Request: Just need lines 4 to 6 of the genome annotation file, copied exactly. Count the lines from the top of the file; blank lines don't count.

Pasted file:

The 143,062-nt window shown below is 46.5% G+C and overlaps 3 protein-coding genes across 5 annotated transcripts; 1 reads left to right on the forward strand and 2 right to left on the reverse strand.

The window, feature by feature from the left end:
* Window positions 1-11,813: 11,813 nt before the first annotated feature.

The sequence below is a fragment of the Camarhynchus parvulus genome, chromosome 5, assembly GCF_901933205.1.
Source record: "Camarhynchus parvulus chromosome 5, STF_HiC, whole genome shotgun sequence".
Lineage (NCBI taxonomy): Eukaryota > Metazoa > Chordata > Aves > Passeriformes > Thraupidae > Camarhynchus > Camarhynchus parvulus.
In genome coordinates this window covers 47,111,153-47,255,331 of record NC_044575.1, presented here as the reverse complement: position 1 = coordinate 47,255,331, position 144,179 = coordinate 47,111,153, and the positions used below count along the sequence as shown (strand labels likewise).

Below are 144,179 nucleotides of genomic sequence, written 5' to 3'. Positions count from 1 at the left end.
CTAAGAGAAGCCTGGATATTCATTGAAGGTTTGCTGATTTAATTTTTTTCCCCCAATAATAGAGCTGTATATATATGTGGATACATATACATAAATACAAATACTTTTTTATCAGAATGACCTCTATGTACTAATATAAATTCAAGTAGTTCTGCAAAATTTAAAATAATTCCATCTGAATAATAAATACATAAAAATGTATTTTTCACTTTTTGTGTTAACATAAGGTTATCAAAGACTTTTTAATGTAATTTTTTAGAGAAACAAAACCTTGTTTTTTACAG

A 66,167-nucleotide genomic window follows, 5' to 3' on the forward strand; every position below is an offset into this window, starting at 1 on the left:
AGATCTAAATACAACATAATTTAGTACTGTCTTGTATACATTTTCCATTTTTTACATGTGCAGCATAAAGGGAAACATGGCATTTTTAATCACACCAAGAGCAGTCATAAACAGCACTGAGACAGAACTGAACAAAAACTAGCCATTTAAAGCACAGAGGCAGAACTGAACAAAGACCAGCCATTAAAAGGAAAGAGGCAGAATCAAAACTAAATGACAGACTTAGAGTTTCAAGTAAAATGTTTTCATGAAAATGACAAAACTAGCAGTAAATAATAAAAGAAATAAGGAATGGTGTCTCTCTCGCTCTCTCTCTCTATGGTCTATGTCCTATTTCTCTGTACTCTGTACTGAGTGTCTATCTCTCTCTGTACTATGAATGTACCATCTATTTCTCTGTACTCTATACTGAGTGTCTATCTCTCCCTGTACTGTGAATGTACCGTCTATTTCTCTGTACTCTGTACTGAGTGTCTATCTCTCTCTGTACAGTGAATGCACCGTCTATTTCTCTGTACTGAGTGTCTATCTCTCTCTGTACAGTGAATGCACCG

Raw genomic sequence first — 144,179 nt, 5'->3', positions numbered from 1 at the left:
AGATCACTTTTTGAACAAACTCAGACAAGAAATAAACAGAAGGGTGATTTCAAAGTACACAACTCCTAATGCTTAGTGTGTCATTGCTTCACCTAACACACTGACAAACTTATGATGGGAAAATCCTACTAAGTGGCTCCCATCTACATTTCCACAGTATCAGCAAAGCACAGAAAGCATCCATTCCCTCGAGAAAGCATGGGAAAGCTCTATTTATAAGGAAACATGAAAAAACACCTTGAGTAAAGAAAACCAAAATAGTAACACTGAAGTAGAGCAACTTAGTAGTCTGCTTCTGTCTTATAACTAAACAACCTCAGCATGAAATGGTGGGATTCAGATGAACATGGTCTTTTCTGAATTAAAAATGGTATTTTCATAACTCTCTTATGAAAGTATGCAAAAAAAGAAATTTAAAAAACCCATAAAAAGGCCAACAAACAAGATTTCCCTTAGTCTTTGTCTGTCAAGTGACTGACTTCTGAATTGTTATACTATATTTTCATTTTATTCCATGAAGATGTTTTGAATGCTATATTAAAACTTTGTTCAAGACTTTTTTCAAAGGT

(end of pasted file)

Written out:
The sequence below is a fragment of the Camarhynchus parvulus genome, chromosome 5, assembly GCF_901933205.1.
Source record: "Camarhynchus parvulus chromosome 5, STF_HiC, whole genome shotgun sequence".
Lineage (NCBI taxonomy): Eukaryota > Metazoa > Chordata > Aves > Passeriformes > Thraupidae > Camarhynchus > Camarhynchus parvulus.